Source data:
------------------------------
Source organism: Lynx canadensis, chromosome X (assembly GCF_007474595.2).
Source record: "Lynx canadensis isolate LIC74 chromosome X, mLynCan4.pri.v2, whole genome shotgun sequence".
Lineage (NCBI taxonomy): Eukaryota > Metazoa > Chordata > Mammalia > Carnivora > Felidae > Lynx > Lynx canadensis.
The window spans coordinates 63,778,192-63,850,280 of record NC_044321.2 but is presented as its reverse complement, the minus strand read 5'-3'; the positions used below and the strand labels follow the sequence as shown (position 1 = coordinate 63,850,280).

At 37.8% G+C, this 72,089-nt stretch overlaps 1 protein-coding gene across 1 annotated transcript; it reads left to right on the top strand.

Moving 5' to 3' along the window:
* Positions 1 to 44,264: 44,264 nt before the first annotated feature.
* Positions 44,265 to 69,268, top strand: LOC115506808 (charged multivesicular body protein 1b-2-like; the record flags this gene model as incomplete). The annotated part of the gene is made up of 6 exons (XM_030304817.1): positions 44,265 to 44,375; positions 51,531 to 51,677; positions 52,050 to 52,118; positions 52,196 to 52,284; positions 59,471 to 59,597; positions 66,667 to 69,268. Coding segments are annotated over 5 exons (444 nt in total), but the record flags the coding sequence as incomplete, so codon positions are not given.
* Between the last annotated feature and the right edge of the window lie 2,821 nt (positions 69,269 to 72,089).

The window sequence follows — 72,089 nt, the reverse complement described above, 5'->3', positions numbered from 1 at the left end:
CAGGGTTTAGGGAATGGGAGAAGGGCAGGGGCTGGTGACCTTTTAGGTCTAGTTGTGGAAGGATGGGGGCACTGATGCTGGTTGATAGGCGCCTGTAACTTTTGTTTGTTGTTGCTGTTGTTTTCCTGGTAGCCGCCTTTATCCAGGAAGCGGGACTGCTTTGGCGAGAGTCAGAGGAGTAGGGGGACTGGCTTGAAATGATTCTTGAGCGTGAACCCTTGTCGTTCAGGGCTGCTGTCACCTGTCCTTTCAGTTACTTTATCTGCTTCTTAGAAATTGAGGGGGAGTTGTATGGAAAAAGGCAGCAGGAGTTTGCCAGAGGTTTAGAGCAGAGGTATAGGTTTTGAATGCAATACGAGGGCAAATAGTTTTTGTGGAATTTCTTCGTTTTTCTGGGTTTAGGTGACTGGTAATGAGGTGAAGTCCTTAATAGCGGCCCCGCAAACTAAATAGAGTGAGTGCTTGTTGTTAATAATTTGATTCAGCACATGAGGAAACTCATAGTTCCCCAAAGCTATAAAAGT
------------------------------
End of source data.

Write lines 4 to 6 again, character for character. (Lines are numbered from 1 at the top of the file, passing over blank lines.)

The window spans coordinates 63,778,192-63,850,280 of record NC_044321.2 but is presented as its reverse complement, the minus strand read 5'-3'; the positions used below and the strand labels follow the sequence as shown (position 1 = coordinate 63,850,280).

At 37.8% G+C, this 72,089-nt stretch overlaps 1 protein-coding gene across 1 annotated transcript; it reads left to right on the top strand.

Moving 5' to 3' along the window: